La Porte des Indes Review

LDNISTA 25 Apr 2014

The first thing you notice when you walk through the doors of La Porte des Indes in London’s Marble Arch, is the gorgeous smell of lemongrass, and a greeting by the most charming girl, who welcomes you inside. This is holistic dining in the Ayurvedic sense of the word – from beginning to end you feel truly taken care of. This French-influenced Indian restaurant, whose name translates as ‘The Gateway to India’, has occupied its Bryanston Street location since 1996, and a discrete corner location reveals little of what you will find beyond the doors.

Housed in a former Edwardian ballroom, the restaurant is tardis like – a vast underground space unlike anything you could expect. When I stepped inside I was stunned to discover that the space spans two floors and features a stunning white marble staircase, sweeping roof lights and a 40ft waterfall as a centerpiece. As we were led to our table, weaving through antique Indian artifacts, exotic plants and flowers, the light, airy and visually stunning interior felt like an optical illusion that could not have been imagined from the unassuming frontage.

The menu, under the mantle of award winning chef Mehernosh Mody, features both classic Indian cuisine as well as specialties from the former Indian French colonies. We opted for two delicious and refreshing non-alcoholic cocktails – Miu Miu (Pomegranite, Passion Fruit, Mixed berries and vanilla) and a Daily Juice (Guava, Mango, Goji berries and blueberries). Overwhelmed by the menu, and unwilling to limit our options, my dining companion and I decided to order one of each of the two set menus which promised ‘a little of everything’.

The Menu Maison features a range of the most popular meat and fish dishes, and The Royal Vegetarian Menu curates a selection of vegetarian highlights from the menu. The vegetarian starter (shown above) includes a selection of four items including the Shingora vegetable samosa, which came with tamarind sauce, and crunchy Chard Pakoras, which contained red and green chard and water chestnut with coriander, turmeric and caraway seeds – delicious and surprisingly light.

The Menu Maison starter (above) featured a tender and delicious king scallop in a garlic and saffron sauce. This was totally divine, and melted in the mouth – juicy, gorgeous and grilled to perfection. There is less that can be said about the perfectly tasty grilled chicken tikkas marinated with cream cheese, mace and fresh green peppercorns, but a fillet of sole encased and steamed in a banana leave with mint and coriander chutney was revelatory to the palette.

Not having anticipated the volume of food to come, we also opted for the optional soup course, which was served after the starters and featured a bowl of Dakshin – a southern lentil soup with roasted spices, curry leaves and fresh limes. This was refreshing and served as a natural pause between courses.

The main courses were headed up on the The Menu Maison side by a lamb chop marinated with caramelised onions and garam masala, served with mint chutney – right up my street. My other favourite were the king prawns simmered in a mild coconut curry with green mangoes, tumeric, chillies and ginger – I licked the bowl clean! The Poulet Rouge; shredded chicken marinated in yoghurt and red spices served in a creamy sauce was certainly tasty, but perhaps too heavy in combination with the other items in the selection.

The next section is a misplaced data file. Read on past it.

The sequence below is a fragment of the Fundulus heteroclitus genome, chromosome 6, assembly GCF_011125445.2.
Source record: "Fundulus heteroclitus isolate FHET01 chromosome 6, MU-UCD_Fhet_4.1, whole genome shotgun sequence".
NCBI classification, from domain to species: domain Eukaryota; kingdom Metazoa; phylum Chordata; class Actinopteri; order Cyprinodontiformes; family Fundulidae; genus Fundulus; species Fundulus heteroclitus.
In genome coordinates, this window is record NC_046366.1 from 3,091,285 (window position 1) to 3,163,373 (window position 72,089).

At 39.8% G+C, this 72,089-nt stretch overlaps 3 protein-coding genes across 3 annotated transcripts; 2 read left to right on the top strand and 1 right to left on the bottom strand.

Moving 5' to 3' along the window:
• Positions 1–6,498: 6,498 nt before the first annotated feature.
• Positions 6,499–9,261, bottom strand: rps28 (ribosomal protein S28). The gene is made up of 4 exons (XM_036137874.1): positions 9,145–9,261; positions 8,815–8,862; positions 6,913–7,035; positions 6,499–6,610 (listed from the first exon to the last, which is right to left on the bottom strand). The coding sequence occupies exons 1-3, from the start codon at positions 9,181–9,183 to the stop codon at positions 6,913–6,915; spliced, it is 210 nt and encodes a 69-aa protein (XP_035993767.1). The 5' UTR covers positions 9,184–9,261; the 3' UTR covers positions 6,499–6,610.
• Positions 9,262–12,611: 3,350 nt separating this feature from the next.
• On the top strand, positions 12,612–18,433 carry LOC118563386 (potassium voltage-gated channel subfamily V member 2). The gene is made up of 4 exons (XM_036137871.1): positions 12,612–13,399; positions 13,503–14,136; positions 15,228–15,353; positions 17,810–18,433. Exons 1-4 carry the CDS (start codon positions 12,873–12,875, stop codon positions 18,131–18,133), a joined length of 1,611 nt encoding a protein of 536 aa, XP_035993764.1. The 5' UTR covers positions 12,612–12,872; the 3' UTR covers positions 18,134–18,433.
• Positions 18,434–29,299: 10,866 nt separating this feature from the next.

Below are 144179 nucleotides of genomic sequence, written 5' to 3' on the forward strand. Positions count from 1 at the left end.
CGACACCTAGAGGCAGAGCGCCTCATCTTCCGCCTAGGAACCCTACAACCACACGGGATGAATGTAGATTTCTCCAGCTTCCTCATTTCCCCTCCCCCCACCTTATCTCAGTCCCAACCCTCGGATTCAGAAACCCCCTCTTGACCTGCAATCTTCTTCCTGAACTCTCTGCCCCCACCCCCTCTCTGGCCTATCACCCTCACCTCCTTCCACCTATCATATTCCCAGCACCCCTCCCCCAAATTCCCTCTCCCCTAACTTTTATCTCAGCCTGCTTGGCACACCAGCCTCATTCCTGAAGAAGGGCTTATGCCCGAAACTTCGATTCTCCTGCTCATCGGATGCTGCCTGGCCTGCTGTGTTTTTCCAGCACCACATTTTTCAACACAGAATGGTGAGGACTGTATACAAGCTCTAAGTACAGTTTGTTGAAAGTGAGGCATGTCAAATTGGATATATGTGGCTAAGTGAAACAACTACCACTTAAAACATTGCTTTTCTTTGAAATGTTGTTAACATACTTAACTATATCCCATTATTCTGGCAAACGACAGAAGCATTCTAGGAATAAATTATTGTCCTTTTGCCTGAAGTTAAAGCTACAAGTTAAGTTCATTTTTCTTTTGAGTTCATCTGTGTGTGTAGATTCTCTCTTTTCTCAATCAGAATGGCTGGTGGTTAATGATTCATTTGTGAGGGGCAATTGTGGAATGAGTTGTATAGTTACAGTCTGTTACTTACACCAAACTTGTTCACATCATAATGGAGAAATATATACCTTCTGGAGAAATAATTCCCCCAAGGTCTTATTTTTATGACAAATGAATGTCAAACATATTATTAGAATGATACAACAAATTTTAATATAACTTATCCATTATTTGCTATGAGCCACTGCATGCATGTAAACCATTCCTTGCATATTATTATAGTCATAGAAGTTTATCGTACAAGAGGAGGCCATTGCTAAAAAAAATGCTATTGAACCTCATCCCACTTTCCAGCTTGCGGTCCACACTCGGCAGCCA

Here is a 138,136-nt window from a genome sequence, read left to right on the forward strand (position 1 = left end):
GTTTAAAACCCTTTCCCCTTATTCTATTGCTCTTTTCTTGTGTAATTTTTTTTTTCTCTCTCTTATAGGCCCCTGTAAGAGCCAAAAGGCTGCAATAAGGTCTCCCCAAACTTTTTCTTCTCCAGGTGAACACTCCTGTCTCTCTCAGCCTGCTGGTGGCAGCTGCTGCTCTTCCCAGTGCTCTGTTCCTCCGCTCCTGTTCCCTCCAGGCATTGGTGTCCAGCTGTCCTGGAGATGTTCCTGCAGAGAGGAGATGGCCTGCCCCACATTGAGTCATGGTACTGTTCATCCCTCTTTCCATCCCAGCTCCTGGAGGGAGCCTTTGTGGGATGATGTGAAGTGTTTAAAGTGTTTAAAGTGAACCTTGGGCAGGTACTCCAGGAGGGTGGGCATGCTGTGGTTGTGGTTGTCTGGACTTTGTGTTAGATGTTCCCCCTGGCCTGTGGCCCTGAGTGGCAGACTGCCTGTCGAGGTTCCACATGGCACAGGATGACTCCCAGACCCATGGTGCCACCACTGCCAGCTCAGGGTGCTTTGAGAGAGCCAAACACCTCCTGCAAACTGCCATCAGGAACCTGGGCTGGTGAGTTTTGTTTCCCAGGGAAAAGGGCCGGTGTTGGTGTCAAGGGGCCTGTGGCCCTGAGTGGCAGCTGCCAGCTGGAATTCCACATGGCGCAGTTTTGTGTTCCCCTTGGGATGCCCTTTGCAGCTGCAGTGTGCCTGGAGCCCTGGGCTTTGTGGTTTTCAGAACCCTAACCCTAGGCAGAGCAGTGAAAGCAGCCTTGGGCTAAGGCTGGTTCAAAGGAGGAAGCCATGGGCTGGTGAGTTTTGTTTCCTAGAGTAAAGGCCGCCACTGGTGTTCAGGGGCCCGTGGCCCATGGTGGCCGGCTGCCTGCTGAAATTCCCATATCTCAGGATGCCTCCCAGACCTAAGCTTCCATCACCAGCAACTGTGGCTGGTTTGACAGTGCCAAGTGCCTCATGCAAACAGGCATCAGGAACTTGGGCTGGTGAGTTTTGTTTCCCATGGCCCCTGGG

The Royal Vegetarian Menu featured the favourite Saag Paneer dish of spinach and cottage cheese sautéed in butter with green chillies and ginger. This really hit the spot, as did the Bombay Aloo, easily the spiciest of all the dishes – potatoes tossed with smoked red chillies, tomatoes and fresh coriander. Both tasting menus included a yellow lentil dahl, a dish of smoked crushed aubergines, and a bowl of green okra sautéed with onions. The naan bread with onion, melon and sesame seeds deserves special mention as it was perfectly complex and just the right texture to enjoy these side dishes and the pomegranate yoghurt which came on the side.

Even between two of us we didn’t quite manage to finish everything, so in the interests of avoiding waste, we asked if it would be possible for the remainders to be taken away – a request which was handled without question; I’m assuming we are not the first to have been defeated by the scale of these tasting menus! For dessert, a simple trio including a spiced rice pudding and dark chocolate mousse were just the right size and sweetness to complete the taste journey, and we somehow found space to enjoy these three dishes.

As we were leaving, we realised that the restaurant also houses a separate bar, which can be accessed directly without passing through the restaurant. It has the vibe of a hunters perch, with beautiful paintings of animals on the wall, hurricane lamps, rattan wall coverings and cane furniture throughout. Palm trees and tiger skin rugs complete the look, which takes you right out of London and into the jungle. Signature cocktails include the Watermelon and Basil Martini (Gin, fresh watermelon, basil and lime) and Karma (Fresh coconut juice, vodka, passion fruit, lime and basil).

A subterranean paradise.

The Royal Vegetarian Menu is £38 for three courses without soup, or £43 for three courses with soup or sorbet.The Menu Maison is £42 for three courses without soup, and £47 with soup or sorbet.